Srinivas Tadepalli, Costas Emmanuel Synolakis


Tidal waves or tsunamis are long water waves of small steepness generated by impulsive geophysical events of the seafloor or by coastal landslides. Whereas their coastal evolution is now well-understood, their generation is not. Until recently (Tadepalli and Synolakis 1994a, 1996), numerous anecdotal records of historic tsunamis where shorelines significantly retreated before the tidal waves advanced up the coastline have been disregarded; the prevailing paradigm for tsunami studies is the modeling of the evolution and runup of a single-hump leading-elevation waves which offshore have solitary-wave profiles. We propose a model for the leading-wave of tsunamis to explain why the coastal manifestation of most tsunamis suggests a leading-depression N-wave, a waveform which causes the shoreline to recede before advancing up the beach. Farfield, we use the Korteweg-De-Vries equation, and we find that N-waves of geophysical scales do not fission over transoceanic propagation distances and no leading solitary waves emerge. Nearshore, we use shallow water theory to calculate the evolution and runup of emerging non-breaking waves, and we observe that they evolve according to Greens' law (Green, 1837, Lamb, 1945, Synolakis, 1991). We discuss the effects of certain ground deformation parameters and provide one application of our theory by modeling the Nicaraguan tsunami of September 1, 1992.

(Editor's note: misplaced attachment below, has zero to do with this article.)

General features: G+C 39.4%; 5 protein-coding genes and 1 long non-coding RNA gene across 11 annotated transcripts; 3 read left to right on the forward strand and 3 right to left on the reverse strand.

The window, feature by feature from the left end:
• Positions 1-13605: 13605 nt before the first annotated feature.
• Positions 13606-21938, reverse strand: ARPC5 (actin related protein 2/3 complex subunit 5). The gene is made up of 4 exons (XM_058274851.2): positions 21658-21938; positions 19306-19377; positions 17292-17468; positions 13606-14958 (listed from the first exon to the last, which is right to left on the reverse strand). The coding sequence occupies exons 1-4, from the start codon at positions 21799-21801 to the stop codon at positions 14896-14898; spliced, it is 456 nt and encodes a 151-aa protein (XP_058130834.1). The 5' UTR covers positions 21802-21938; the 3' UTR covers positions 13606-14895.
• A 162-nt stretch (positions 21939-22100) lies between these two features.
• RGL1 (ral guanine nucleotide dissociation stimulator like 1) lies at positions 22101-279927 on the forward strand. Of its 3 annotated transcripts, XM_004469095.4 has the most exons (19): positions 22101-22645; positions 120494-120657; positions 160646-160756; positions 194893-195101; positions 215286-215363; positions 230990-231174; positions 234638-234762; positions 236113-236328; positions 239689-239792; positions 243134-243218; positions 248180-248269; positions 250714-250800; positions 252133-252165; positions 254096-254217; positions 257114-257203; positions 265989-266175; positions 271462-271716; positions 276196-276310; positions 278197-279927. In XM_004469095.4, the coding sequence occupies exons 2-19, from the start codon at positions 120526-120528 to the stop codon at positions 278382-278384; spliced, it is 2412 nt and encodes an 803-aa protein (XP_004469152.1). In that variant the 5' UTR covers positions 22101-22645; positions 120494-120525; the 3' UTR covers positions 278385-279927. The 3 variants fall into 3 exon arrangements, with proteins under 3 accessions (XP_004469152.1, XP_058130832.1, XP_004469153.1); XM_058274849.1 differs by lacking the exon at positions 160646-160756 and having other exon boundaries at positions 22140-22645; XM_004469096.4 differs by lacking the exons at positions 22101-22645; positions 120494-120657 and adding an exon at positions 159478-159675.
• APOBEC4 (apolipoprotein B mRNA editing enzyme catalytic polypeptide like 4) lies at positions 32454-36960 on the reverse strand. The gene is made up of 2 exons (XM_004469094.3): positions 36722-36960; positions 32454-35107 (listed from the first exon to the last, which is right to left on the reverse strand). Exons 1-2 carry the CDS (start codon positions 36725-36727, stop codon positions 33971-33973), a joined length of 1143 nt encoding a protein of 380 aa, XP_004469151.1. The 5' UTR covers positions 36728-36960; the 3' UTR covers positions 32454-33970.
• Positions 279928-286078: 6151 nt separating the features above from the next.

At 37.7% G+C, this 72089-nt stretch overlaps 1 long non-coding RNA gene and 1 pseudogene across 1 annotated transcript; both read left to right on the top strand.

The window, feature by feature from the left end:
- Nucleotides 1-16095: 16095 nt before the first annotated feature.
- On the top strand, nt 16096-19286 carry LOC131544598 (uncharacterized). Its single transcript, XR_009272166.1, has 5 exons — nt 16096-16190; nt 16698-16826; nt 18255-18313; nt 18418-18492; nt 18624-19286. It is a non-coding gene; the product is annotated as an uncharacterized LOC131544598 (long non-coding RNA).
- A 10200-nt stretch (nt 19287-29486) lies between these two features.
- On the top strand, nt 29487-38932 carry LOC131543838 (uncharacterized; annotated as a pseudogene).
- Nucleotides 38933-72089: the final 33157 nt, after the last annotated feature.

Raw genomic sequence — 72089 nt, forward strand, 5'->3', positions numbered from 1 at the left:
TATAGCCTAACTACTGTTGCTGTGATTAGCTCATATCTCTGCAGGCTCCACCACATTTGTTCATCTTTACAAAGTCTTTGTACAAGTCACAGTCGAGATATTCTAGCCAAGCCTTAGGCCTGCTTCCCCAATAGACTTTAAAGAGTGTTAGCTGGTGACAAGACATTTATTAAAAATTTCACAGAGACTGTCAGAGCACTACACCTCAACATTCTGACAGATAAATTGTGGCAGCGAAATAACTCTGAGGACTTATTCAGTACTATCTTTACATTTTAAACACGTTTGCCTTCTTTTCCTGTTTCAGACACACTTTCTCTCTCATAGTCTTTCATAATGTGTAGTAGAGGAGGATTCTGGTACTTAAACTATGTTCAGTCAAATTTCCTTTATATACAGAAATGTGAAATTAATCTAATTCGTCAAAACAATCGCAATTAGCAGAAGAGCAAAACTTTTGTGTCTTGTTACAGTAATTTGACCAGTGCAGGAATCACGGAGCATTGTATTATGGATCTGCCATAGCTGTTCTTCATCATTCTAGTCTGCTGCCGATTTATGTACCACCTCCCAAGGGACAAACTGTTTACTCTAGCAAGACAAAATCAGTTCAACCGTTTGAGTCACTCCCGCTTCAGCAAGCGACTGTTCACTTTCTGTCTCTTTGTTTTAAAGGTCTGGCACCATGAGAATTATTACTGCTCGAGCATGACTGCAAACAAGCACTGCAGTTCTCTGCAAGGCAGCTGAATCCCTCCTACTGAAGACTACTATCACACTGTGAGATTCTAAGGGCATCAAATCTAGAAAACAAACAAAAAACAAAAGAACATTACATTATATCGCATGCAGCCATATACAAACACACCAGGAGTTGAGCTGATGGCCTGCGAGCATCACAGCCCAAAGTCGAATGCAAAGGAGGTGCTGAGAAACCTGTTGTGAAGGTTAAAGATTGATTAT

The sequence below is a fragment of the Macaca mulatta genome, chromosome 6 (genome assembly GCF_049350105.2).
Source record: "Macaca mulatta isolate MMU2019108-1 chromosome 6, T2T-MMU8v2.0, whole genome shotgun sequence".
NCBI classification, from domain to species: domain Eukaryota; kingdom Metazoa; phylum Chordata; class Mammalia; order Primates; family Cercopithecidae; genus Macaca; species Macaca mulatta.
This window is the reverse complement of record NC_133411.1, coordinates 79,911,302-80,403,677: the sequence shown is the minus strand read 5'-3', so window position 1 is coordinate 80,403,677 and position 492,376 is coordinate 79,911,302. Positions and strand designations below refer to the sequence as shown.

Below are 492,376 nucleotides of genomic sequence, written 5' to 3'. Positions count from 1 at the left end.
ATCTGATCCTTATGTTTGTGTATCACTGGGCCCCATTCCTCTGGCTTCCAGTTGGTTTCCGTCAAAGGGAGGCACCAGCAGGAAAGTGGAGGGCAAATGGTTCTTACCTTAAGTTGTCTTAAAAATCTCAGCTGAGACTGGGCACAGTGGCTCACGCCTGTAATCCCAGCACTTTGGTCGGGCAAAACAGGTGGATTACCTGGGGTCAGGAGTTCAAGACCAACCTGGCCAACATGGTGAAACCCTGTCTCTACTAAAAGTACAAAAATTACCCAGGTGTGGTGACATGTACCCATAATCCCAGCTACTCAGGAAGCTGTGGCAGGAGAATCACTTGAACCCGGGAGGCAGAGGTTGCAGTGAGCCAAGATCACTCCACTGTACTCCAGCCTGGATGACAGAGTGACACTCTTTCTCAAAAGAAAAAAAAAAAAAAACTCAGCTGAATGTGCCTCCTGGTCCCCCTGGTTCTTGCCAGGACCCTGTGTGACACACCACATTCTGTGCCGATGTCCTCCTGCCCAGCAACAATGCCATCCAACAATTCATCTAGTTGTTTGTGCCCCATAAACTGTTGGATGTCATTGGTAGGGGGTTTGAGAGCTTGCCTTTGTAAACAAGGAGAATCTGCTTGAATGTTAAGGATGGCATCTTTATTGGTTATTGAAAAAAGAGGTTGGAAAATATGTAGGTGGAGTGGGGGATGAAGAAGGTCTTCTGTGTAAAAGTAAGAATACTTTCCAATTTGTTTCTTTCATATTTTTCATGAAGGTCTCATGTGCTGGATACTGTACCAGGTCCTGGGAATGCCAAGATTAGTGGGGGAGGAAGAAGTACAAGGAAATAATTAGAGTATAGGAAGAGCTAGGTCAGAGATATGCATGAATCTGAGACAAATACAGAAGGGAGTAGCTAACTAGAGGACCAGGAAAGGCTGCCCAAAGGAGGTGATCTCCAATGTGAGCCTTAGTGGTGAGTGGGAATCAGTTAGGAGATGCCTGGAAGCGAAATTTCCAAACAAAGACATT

tsunami; tsunami model

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DOI: https://doi.org/10.9753/icce.v25.%25p